Heatstroke, also known as hyperthermia, occurs when the body’s core temperature rises above a level that is safe. Pets are at risk for heatstroke when they are outdoors in the summer for extended periods of time without a way to cool off. Since pets don’t have an efficient way to cool themselves as humans do with sweating, they are at an even greater risk of overheating and suffering from heatstroke. For pets, panting is the only means of expelling excess heating, aside from sweating, which can only take place around their paws and noses.

Humidity and confined spaces increase the risk of heatstroke occurring in pets.

Signs of Heatstroke

Heatstroke in pets can be characterized by a few symptoms including:

  • Excessive panting
  • Excessive salivation
  • Bluish-purple or bright red gums
  • High body temperature
  • Distress
  • Weakness
  • Dizziness
  • Vomiting or diarrhea
  • Shock

These symptoms are very serious. Should your pet’s body temperature rise above 104°F, they are experiencing hyperthermia and need to be cooled down. When temperatures rise above 106°F, cells in the body can become damaged. Without veterinary treatment, pets can die from severe heatstroke. You can check to see if your pet is suffering from heatstroke by taking its temperature.

Immediate Care for Heatstroke

If your pet is battling heatstroke, you need to attempt to drop your pet’s core temperature. To do this safely, you can move your pet into a cool area and wet him or her with cool (not cold) water. For very small dogs, it may be better to use lukewarm water. You can use a fan to move the air around to help cool your pet. Once your pet’s temperature is around 103°F, you can dry him or her off and head to the veterinarian for a checkup. You will also want to offer cool water for your pet to drink, but never force your pet to drink, especially if they are unconscious.

If you are cooling your pet at home, you should aim at getting them to the veterinary hospital within 90 minutes. If it is taking too long for your pet to cool off, get them wet and jump in the car. Time is crucial for heatstroke patients.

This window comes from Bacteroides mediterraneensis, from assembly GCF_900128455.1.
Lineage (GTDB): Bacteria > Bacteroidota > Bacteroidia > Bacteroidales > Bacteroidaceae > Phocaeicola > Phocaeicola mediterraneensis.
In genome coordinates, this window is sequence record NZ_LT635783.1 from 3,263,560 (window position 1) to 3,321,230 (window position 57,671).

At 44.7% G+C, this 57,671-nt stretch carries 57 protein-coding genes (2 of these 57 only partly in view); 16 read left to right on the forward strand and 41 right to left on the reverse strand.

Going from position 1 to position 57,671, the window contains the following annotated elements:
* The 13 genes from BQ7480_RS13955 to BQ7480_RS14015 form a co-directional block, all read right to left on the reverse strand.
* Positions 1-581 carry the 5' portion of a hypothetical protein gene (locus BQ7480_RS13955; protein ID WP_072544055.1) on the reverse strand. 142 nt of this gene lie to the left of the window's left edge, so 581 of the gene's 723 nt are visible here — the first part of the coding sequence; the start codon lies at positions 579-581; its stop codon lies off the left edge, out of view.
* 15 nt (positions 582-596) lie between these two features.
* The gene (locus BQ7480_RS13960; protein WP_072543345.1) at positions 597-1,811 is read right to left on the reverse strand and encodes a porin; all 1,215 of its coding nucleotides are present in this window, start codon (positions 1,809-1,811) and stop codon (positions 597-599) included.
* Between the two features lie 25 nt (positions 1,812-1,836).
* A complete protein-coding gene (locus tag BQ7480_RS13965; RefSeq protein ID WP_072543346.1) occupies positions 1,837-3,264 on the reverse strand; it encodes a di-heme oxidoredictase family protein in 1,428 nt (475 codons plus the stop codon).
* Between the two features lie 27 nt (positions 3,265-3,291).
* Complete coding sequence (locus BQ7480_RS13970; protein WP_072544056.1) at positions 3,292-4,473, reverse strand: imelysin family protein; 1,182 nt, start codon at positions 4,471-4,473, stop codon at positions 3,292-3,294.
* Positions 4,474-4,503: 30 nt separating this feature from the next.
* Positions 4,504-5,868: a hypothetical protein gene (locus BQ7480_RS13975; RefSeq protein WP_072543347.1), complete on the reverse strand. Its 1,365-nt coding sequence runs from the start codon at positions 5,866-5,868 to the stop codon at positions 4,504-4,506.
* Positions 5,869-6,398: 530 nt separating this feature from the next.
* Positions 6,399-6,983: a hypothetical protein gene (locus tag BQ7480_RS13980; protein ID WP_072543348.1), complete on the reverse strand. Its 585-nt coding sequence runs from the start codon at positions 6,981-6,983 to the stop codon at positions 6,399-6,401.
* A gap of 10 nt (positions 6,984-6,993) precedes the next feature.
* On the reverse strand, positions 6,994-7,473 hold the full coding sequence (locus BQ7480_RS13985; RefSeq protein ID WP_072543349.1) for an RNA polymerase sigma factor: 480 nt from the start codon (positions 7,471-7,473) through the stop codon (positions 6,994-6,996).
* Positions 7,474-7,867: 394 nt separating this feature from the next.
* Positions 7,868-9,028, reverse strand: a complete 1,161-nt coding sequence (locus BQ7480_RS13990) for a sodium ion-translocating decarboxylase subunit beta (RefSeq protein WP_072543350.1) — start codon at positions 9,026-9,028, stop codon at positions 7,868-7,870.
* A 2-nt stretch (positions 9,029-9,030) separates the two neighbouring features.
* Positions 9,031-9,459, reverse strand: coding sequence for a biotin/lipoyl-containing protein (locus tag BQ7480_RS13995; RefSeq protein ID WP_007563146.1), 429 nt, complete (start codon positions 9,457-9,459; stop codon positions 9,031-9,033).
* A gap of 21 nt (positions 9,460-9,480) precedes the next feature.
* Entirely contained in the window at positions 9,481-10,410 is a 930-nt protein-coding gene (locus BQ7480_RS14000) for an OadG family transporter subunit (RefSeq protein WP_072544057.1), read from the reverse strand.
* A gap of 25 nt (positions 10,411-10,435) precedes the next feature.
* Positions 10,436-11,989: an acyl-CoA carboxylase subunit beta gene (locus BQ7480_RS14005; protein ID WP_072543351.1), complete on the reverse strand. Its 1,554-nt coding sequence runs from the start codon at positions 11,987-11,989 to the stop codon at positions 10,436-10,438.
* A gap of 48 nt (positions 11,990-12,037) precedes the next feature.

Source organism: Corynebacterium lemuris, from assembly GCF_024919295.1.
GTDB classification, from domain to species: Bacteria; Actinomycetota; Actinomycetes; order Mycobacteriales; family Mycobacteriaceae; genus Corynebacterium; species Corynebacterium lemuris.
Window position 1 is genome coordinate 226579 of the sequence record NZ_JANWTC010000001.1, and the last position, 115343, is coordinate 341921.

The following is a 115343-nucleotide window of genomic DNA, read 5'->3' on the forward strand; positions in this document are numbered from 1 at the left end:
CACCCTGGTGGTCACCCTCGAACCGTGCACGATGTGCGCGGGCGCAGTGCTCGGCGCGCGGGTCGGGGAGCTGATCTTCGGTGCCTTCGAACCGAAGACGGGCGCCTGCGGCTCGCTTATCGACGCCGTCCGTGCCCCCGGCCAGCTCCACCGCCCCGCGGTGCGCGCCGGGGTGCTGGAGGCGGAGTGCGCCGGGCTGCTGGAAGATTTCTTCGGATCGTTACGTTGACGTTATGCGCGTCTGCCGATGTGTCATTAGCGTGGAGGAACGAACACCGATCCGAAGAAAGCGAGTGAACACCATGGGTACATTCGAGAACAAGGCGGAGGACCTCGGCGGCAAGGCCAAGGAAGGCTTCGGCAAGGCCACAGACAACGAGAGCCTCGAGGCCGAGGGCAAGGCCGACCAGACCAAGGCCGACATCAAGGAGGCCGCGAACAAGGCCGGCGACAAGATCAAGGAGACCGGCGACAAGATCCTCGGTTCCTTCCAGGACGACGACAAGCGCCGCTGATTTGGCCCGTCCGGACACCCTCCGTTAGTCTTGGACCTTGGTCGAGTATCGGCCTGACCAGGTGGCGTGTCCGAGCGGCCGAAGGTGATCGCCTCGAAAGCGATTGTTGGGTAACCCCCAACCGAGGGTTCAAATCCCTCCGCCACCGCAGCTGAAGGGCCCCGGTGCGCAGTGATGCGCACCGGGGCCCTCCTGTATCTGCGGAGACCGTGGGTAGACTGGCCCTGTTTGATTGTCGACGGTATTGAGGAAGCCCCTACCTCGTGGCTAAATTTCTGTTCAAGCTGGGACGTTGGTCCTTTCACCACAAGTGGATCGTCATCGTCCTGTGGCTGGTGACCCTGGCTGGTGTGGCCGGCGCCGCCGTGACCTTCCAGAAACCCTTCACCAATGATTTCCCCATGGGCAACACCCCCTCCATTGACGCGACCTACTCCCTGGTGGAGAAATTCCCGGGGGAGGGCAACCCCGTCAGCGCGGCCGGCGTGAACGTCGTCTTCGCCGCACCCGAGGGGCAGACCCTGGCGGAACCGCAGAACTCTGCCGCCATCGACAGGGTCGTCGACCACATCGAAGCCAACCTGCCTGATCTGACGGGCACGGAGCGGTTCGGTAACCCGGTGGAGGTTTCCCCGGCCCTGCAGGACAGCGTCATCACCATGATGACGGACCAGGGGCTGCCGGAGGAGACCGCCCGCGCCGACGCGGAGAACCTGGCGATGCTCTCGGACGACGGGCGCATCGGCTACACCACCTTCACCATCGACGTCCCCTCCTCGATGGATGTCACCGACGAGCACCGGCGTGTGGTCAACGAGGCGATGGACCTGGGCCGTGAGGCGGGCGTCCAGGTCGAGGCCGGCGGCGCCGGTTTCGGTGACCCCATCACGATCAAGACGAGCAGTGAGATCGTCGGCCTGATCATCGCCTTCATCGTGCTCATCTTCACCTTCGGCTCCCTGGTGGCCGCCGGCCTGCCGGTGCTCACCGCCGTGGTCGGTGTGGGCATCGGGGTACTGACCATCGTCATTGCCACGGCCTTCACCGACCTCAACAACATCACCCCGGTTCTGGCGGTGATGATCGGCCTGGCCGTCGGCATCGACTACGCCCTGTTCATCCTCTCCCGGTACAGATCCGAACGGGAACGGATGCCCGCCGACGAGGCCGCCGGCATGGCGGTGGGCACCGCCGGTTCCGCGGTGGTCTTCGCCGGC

You don’t want to cool your pet too quickly, as this can cause even more problems for your pet. That’s why you shouldn’t submerge your pet in cold water or ice water.

There are times when you should skip cooling measures and just rush your pet to a veterinarian right away. For example, if your pet is vomiting, experiencing diarrhea, is bleeding or bruised, or is unable to get up or unresponsive, you should seek veterinary care immediately. If you don’t have a way to take your pet’s temperature or cool him or her off, it is best to head directly to a veterinary clinic.

Treatment for Pets with Heatstroke

If your pet is still hyperthermic when you arrive at the clinic, your ER veterinarian will work to cool your pet down to a safe temperature. Your pet might be given fluid to rehydrate and possibly oxygen. The veterinarian will monitor your pet for shock, respiratory distress, kidney failure, heart abnormalities, and other complications. The veterinarian will treat all of the problems that are present for your pet.

In the case of organ damage, there may be a lot of ongoing care for your pet, including antibiotics, blood pressure medications, and blood transfusions. Your veterinarian can provide you with all the information you need to keep your pet healthy. He or she will also inform you about your pet’s increased risk for future heatstroke as well.

Preventing Heatstroke

To prevent your pet from ever dealing with heatstroke, you can provide them with a shady spot and water when they are outside. Giving your pet a children’s pool of water to submerge in can also help stave off heatstroke. You never want to leave your pet outside in the heat for too long either. Monitor your pet’s activities outdoors to make sure that they stay cool enough.

If you are going to take your pet for a walk or hike, always bring water with you. It is important that you always try to keep your pet hydrated in the heat. If it is too hot, skip the walk. You will either want to walk your pet in the morning or the evening when the temperatures aren’t quite as high as they would be in the middle of the day.

You may have heard this a million times, but never leave a pet alone in a car on a hot day. Dogs and cats don’t have the ability to cool themselves in the same way that we do, and their core temperatures can rise to a dangerous level in just a few minutes. When kept in a car, even with the windows down or cracked, both the vehicle and dog can become extremely hot in a matter of just a few minutes. It is also not a good idea to leave your pet unattended in a car even with the air conditioner on.